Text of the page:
Biopic of Australian swimming champ and entertainer Annette Kellerman. After overcoming polio, Kellerman achieves fame and creates a scandal when her one-piece bathing suit is considered indecent.


Mervyn LeRoy


Everett Freeman (screenplay)
3,617 ( 14,086)
Nominated for 1 Oscar. Another 1 nomination. See more awards »





Complete credited cast:
Esther Williams ... Annette Kellerman
Victor Mature ... James Sullivan
Walter Pidgeon ... Frederick Kellerman
David Brian ... Alfred Harper
Donna Corcoran ... Annette - 10 years old
Jesse White ... Doc Cronnol
Maria Tallchief ... Pavlova
Howard Freeman ... Aldrich
Charles Watts Charles Watts ... Policeman
Wilton Graff ... Garvey
Frank Ferguson ... Prosecutor
James Bell ... Judge
James Flavin ... Conductor
Willis Bouchey ... Director


Million Dollar Mermaid tells the story of Australian swimming sensation Annette Kellerman, who overcame childhood polio to go on and achieve fame as a professional swimmer and film star in the early decades of the 20th century. At the same time, she scandalized the world by wearing a one-piece bathing suit on public beaches long before the style was accepted in polite company, and made waves in other ways as well. The story was a perfect vehicle decades later to showcase the star quality of Esther Williams in the 1950s, and Kellerman's moniker was picked up by Life Magazine when it named Ms. Williams the "Million Dollar Mermaid" herself. Written by Tedosan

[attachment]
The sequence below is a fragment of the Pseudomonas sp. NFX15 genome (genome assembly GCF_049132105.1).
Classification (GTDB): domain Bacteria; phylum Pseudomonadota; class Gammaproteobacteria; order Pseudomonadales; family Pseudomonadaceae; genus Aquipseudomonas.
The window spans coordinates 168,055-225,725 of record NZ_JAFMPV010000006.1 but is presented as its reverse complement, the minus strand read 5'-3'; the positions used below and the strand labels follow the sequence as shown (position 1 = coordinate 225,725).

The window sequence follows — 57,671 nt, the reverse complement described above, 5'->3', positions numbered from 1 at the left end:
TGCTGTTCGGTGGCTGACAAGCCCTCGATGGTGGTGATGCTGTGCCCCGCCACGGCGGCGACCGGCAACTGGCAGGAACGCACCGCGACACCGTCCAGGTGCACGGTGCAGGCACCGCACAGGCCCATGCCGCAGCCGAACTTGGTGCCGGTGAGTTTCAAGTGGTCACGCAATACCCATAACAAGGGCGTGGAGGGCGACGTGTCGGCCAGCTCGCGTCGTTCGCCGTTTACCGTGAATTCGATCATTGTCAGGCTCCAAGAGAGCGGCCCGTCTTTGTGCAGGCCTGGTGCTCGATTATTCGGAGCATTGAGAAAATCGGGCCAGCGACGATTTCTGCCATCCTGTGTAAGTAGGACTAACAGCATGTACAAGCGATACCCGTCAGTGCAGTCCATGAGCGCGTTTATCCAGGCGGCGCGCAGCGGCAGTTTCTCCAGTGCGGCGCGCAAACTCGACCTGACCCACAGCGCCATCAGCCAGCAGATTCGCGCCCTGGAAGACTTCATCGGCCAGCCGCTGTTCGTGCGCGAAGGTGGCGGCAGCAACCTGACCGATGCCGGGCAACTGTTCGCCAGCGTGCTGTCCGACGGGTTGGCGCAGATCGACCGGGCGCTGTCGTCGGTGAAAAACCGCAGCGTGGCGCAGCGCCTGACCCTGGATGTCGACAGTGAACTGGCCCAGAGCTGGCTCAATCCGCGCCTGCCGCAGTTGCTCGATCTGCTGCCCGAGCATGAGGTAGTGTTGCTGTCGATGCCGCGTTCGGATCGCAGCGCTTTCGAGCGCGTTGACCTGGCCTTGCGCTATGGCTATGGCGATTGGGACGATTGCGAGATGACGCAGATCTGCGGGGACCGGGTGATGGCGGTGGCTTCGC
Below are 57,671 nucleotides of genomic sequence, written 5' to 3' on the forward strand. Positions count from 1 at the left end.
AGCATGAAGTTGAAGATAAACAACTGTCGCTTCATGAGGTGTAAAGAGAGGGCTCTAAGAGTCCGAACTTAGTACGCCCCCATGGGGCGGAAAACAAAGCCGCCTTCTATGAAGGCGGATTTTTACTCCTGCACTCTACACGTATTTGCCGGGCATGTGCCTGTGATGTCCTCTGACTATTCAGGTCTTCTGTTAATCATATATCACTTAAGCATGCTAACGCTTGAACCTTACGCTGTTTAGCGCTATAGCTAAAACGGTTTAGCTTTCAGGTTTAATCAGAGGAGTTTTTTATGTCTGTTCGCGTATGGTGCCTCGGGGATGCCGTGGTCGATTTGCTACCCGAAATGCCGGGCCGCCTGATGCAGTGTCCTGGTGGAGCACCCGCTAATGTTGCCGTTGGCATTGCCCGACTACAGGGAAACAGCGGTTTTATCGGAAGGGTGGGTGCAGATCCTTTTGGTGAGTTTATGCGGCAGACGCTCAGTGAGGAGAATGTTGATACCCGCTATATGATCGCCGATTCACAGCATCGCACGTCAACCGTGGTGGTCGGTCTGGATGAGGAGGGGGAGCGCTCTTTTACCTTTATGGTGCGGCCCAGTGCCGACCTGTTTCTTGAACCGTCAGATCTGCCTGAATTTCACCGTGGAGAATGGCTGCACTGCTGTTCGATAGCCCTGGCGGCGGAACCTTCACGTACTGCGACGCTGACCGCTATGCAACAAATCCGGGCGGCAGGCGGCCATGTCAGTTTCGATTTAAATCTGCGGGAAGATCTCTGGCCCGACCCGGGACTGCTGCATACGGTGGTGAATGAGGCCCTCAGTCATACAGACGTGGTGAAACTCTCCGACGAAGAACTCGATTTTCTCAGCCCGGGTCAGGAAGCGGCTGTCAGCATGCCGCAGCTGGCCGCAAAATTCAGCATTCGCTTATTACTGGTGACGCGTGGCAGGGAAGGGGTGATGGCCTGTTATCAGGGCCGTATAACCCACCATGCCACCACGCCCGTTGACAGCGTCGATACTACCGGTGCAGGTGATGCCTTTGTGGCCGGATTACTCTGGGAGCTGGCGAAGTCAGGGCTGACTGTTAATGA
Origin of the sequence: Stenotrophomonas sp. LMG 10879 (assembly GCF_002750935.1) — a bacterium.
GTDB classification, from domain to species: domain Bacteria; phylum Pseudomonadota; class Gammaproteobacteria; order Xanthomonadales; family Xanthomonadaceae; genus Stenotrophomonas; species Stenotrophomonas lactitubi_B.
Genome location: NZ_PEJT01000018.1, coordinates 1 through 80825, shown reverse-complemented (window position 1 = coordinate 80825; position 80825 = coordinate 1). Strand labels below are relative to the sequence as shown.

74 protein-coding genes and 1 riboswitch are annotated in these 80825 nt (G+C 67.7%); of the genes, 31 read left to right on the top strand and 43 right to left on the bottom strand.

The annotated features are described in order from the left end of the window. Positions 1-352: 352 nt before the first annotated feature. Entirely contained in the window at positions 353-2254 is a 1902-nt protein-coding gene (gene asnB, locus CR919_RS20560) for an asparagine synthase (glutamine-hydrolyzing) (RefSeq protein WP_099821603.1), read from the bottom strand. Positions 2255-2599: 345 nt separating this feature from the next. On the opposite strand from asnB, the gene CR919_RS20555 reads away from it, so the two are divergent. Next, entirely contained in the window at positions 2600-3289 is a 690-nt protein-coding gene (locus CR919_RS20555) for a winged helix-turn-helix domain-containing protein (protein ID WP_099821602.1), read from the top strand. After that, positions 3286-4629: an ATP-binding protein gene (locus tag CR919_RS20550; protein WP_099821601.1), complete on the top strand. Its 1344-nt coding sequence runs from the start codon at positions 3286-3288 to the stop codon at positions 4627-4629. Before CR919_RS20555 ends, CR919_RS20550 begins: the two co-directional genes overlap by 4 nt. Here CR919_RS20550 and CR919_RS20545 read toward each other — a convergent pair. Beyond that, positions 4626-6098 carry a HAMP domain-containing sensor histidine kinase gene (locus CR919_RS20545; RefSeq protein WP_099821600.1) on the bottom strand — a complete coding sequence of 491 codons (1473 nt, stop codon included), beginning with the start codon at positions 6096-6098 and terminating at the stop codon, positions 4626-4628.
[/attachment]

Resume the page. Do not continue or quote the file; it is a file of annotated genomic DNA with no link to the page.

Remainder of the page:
Plot Summary | Add Synopsis


An eye-filling musical spectacle...wonderful water-revels...marvelous music...rapturous romance...inspired by the real story of a fabulous swimming star. See more »


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Did You Know?


Immediately following Esther Williams's entrance in the smoke number, a swimming double is utilized for her precarious slide down toward the water. Upon close inspection, the double can be seen submerging into the water followed by Williams emerging several yards closer to the camera so as to avoid their collision underwater. See more »


Australian swimmer Annette is in London for a publicity stunt of swimming from Putney Bridge to Greenwich but no reporters turn up for the start.. By the time she reaches Parliament there are newspaper headlines and placards. An impossibility. See more »


James Sullivan: Baby, somewhere along the line, we got our signals crossed. You've got it into your head that you're Joan of Arc. Well, get it out fast. You're a swimmer doing a tank act in Sullivan's water carnival, and not a bad show either.
Annette Kellerman: And how long can it last? After all, all we're doing is capitalizing on a lot of cheap bathing suit publicity.
James Sullivan: Well, what do you think this Aldrich thing is anyway? All he's trying to do is cash in on the same dodge, a ballyhoo that I arranged.
Annette Kellerman: That you arranged?
James Sullivan: Sure. Who ...
See more »


Referenced in To Wong Foo Thanks for Everything, Julie Newmar (1995) See more »


Minuet in G
Music by Ludwig van Beethoven
Played on the violin
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User Reviews

Has the best of all Esther's water shows
26 February 2016 | by richspencSee all my reviews